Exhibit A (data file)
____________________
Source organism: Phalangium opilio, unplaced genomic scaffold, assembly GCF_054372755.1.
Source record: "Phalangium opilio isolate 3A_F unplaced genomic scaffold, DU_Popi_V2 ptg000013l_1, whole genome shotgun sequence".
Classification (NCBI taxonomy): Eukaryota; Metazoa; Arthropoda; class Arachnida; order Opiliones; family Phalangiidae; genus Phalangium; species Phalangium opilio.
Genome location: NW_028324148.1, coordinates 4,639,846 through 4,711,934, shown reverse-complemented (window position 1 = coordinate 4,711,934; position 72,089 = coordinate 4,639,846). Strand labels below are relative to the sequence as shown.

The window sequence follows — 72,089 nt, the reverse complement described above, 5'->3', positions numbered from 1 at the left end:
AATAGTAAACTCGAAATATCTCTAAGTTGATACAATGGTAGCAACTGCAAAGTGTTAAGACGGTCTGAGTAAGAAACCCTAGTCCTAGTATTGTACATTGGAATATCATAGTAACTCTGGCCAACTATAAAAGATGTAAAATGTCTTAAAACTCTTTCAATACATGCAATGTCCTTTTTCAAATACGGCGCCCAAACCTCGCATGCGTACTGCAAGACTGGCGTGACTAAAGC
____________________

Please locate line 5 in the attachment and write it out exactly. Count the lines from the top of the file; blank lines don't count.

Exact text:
The window sequence follows — 72,089 nt, the reverse complement described above, 5'->3', positions numbered from 1 at the left end: